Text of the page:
How to Start a Business as an Immigrant in the UK

A beautiful country UK with beautiful sky scrapers and sea surrounded by.

Starting a business in the UK can seem like a very attractive option. However, to achieve this, non-UK entrepreneurs would have to jump through additional legal hoops apart from the already existing registration, licence, employment, and tax regulations that every company must comply with.

UK Business Immigration Requirements for Immigrants

To start a business in the UK as an immigrant, the first step is to obtain suitable immigration status. Not every visa allows foreign nationals to own and operate a business, but only those explicitly devised for that goal or that allow for it.

For example, obtaining a student visa does not give clearance for starting a business. If you are a holder of this or similar visas, you must switch to a qualified visa.

What Type of Visa Should Entrepreneurs Apply for?

Immigrants wishing to start a business in the UK have four business-oriented visa choices at their disposal:

– Innovator Visa

– Start-up Visa

– Global Talent Visa

– UK Sole Representative of a Business Overseas Visa

Note: The Entrepreneur Visa and Investor Visa (tier 1) are no longer issued by the UK Home Office until further notice.

Let’s explain each visa in more detail:

Innovator Visa

The Innovator Visa is a route for experienced foreign entrepreneurs with innovative business ideas recognized by an authorised endorsing body.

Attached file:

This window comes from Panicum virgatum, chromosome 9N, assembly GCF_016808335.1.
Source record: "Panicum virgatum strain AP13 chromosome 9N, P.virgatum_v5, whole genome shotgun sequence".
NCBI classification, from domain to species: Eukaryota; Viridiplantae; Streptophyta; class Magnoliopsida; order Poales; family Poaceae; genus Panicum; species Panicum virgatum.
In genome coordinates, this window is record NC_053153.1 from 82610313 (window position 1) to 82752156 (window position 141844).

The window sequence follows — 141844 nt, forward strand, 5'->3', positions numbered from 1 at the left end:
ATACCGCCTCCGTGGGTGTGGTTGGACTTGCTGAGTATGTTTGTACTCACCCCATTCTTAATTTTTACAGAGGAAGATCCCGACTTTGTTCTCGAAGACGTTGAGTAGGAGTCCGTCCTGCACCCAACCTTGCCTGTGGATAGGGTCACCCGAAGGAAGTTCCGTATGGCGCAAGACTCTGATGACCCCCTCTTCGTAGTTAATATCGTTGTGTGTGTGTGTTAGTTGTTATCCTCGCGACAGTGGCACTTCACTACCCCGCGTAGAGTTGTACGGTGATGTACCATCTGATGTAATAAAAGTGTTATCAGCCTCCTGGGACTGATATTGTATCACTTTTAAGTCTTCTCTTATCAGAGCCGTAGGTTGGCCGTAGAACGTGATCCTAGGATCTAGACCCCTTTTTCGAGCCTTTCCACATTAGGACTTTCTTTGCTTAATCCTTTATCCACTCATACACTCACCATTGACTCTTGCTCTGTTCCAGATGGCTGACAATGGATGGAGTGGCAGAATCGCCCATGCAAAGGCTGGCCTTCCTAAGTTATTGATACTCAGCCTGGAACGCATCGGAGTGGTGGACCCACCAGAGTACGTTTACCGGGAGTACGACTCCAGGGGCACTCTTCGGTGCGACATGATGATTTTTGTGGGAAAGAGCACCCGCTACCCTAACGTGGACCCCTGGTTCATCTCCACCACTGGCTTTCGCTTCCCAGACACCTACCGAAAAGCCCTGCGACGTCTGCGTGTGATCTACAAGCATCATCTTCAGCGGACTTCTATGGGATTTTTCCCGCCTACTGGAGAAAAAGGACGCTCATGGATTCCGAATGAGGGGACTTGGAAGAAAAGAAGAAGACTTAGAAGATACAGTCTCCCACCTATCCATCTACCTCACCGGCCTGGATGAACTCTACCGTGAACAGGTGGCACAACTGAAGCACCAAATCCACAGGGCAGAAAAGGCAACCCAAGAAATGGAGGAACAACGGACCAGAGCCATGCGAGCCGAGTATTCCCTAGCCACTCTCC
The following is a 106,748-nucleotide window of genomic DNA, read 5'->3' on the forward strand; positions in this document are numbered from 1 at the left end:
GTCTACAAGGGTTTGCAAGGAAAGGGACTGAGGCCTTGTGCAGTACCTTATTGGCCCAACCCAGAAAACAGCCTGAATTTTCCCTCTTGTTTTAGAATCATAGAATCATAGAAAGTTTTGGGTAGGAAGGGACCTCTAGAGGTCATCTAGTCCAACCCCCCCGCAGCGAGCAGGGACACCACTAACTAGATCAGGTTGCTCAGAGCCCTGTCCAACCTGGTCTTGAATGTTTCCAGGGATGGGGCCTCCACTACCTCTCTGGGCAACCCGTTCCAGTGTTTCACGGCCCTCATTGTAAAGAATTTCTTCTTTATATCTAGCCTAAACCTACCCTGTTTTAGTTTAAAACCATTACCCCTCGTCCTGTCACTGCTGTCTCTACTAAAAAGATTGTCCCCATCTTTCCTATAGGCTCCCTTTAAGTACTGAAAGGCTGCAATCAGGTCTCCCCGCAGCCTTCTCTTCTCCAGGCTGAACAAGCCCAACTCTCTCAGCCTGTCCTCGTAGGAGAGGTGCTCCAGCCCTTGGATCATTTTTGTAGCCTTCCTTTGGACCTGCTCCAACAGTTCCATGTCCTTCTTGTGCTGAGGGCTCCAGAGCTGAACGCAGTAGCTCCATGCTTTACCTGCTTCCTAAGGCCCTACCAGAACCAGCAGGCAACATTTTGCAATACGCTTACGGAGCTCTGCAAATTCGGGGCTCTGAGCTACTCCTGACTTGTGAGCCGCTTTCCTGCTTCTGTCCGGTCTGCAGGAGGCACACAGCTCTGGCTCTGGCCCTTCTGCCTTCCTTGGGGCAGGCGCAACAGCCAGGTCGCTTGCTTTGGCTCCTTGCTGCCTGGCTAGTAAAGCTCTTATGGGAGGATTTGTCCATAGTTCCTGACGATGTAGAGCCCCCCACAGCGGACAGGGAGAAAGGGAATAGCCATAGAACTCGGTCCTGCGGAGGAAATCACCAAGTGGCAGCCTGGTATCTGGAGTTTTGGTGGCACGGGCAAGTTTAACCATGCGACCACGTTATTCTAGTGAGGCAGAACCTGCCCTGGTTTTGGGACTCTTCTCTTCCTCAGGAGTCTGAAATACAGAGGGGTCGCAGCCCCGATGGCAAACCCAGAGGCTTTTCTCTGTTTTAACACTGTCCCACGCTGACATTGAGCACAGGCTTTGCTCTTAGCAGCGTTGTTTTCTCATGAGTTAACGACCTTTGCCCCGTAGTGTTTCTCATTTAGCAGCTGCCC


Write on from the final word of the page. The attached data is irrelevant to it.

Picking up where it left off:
To obtain an Innovator Visa, you must have an investment fund of at least £50,000, unless your business was already established and endorsed under a different visa, or you’ve changed to another business with the approval of the endorsing body.

As an Innovator Visa holder, you can remain in the UK for three years, with the possibility of extending the visa for another three years if you meet the eligibility requirements. What’s more, you may obtain Indefinite Leave to Remain (ILR) after three years, opening up the possibility of acquiring British Citizenship.

Start-up Visa

The Start-Up visa is a visa route that’s available to new entrepreneurs looking to start a business but who don’t have the necessary resources for applying for the Innovator Visa described above.

To apply for the Start-Up Visa you must provide evidence that your business idea is new (you can’t join an already established business) and innovative (it must be something different from what the market offers), with growth potential. You must also be endorsed by either a UK higher education institution or an organization known for supporting UK businesspersons.

You’re not required to have an investment fund as is the case with the Innovator Visa, making this the perfect choice for individuals who are short on budget. However, this visa is only valid for two years, can’t be extended and won’t allow you to obtain Indefinite Leave to Remain. If you wish to have access to ILR status, you can consider shifting to an Innovator Visa upon the expiration of the Start-Up Visa.

Global Talent Visa

The global talent visa is a route for foreign talents who are endorsed by approved endorsing bodies in the fields of science, engineering, medicine, humanities, and social sciences. While it’s not specifically a “business visa” it enables you to work, be self-employed or set up your own company. You can apply for this visa without any endorsement if you earn a qualifying award.